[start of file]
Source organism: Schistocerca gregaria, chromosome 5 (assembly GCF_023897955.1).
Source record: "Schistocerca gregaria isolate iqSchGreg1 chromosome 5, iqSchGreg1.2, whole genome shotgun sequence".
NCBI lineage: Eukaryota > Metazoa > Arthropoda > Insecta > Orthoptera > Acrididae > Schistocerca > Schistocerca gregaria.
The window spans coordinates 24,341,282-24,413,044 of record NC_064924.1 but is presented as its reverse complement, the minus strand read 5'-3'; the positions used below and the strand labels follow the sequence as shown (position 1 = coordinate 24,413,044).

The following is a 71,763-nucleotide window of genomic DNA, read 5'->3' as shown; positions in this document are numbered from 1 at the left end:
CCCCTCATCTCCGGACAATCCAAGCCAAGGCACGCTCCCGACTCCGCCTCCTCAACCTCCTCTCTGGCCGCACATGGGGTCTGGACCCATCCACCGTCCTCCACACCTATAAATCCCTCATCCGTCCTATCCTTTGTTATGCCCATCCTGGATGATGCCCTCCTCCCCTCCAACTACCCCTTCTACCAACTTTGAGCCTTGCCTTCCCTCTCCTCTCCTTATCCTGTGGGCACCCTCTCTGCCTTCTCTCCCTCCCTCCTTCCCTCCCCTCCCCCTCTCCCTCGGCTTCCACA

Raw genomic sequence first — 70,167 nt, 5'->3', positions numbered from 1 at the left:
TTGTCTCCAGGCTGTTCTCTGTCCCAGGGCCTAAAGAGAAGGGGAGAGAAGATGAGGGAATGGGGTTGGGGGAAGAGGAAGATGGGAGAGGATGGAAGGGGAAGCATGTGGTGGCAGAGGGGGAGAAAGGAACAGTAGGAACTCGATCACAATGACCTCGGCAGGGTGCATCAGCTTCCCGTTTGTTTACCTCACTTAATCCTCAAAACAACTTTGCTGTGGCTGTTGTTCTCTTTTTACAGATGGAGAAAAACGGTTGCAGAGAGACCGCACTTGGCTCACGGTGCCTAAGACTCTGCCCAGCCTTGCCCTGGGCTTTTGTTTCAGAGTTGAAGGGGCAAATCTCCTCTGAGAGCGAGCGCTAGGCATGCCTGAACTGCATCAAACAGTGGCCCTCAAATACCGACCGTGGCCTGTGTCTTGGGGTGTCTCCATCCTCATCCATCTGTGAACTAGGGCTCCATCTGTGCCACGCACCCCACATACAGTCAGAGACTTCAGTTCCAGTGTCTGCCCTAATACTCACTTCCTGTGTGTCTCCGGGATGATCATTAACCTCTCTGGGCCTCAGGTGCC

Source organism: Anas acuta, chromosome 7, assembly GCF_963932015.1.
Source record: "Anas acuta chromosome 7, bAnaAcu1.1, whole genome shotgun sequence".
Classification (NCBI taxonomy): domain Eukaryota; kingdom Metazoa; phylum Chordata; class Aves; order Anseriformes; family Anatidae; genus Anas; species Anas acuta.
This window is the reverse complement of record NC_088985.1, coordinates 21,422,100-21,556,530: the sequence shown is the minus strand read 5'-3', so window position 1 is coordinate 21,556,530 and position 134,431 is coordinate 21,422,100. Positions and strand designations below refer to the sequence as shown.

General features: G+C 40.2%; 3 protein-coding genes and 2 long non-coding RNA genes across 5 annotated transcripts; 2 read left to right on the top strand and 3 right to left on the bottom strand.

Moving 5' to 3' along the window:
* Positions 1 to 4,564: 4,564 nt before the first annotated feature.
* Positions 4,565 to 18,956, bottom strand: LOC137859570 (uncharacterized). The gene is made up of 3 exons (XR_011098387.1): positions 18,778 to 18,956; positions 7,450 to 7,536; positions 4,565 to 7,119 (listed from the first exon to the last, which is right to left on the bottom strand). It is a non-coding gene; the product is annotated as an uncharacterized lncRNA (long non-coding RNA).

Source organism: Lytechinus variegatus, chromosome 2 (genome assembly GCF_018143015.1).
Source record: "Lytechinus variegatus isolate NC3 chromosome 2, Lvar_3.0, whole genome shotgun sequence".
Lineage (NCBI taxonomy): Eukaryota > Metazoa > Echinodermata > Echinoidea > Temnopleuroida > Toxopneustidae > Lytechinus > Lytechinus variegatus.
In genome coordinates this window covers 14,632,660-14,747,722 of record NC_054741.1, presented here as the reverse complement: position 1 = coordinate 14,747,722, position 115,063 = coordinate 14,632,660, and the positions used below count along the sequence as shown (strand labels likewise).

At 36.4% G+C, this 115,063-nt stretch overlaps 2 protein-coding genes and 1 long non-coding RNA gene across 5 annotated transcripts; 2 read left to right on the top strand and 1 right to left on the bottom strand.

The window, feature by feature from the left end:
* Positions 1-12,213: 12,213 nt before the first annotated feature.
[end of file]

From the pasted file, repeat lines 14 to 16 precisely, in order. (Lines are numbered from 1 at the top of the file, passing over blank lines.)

Moving 5' to 3' along the window:
* Positions 1 to 4,564: 4,564 nt before the first annotated feature.
* Positions 4,565 to 18,956, bottom strand: LOC137859570 (uncharacterized). The gene is made up of 3 exons (XR_011098387.1): positions 18,778 to 18,956; positions 7,450 to 7,536; positions 4,565 to 7,119 (listed from the first exon to the last, which is right to left on the bottom strand). It is a non-coding gene; the product is annotated as an uncharacterized lncRNA (long non-coding RNA).